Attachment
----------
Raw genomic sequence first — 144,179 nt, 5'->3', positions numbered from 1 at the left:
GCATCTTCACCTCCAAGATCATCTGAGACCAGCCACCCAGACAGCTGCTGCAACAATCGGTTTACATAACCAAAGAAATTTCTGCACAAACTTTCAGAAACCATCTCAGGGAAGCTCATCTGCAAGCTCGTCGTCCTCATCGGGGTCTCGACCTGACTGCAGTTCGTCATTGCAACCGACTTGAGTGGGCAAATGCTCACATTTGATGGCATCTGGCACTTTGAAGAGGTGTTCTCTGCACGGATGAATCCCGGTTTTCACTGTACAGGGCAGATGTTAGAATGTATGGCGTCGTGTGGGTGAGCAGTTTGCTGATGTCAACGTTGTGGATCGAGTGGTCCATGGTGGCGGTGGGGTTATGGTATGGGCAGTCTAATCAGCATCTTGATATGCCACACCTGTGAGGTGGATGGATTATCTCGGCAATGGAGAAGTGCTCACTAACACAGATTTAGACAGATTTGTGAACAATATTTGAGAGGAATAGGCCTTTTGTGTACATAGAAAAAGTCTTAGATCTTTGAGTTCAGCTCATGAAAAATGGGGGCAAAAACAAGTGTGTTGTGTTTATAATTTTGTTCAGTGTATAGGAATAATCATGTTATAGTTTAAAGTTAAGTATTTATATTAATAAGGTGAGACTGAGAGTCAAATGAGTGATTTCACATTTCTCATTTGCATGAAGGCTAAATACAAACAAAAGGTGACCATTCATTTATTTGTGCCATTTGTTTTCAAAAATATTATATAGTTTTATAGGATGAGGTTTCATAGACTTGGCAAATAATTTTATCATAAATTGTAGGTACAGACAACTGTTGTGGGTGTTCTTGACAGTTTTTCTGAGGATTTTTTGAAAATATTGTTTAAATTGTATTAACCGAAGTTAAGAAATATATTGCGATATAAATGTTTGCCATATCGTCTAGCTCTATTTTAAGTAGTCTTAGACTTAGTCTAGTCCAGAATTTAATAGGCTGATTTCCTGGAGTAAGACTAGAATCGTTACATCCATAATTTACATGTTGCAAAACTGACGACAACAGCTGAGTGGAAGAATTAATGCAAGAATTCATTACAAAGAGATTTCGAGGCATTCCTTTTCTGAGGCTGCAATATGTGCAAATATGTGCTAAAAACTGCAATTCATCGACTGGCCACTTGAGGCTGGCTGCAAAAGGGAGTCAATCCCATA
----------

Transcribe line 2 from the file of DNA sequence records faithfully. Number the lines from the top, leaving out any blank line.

GCATCTTCACCTCCAAGATCATCTGAGACCAGCCACCCAGACAGCTGCTGCAACAATCGGTTTACATAACCAAAGAAATTTCTGCACAAACTTTCAGAAACCATCTCAGGGAAGCTCATCTGCAAGCTCGTCGTCCTCATCGGGGTCTCGACCTGACTGCAGTTCGTCATTGCAACCGACTTGAGTGGGCAAATGCTCACATTTGATGGCATCTGGCACTTTGAAGAGGTGTTCTCTGCACGGATGAATCCCGGTTTTCACTGTACAGGGCAGATGTTAGAATGTATGGCGTCGTGTGGGTGAGCAGTTTGCTGATGTCAACGTTGTGGATCGAGTGGTCCATGGTGGCGGTGGGGTTATGGTATGGGCAGTCTAATCAGCATCTTGATATGCCACACCTGTGAGGTGGATGGATTATCTCGGCAATGGAGAAGTGCTCACTAACACAGATTTAGACAGATTTGTGAACAATATTTGAGAGGAATAGGCCTTTTGTGTACATAGAAAAAGTCTTAGATCTTTGAGTTCAGCTCATGAAAAATGGGGGCAAAAACAAGTGTGTTGTGTTTATAATTTTGTTCAGTGTATAGGAATAATCATGTTATAGTTTAAAGTTAAGTATTTATATTAATAAGGTGAGACTGAGAGTCAAATGAGTGATTTCACATTTCTCATTTGCATGAAGGCTAAATACAAACAAAAGGTGACCATTCATTTATTTGTGCCATTTGTTTTCAAAAATATTATATAGTTTTATAGGATGAGGTTTCATAGACTTGGCAAATAATTTTATCATAAATTGTAGGTACAGACAACTGTTGTGGGTGTTCTTGACAGTTTTTCTGAGGATTTTTTGAAAATATTGTTTAAATTGTATTAACCGAAGTTAAGAAATATATTGCGATATAAATGTTTGCCATATCGTCTAGCTCTATTTTAAGTAGTCTTAGACTTAGTCTAGTCCAGAATTTAATAGGCTGATTTCCTGGAGTAAGACTAGAATCGTTACATCCATAATTTACATGTTGCAAAACTGACGACAACAGCTGAGTGGAAGAATTAATGCAAGAATTCATTACAAAGAGATTTCGAGGCATTCCTTTTCTGAGGCTGCAATATGTGCAAATATGTGCTAAAAACTGCAATTCATCGACTGGCCACTTGAGGCTGGCTGCAAAAGGGAGTCAATCCCATA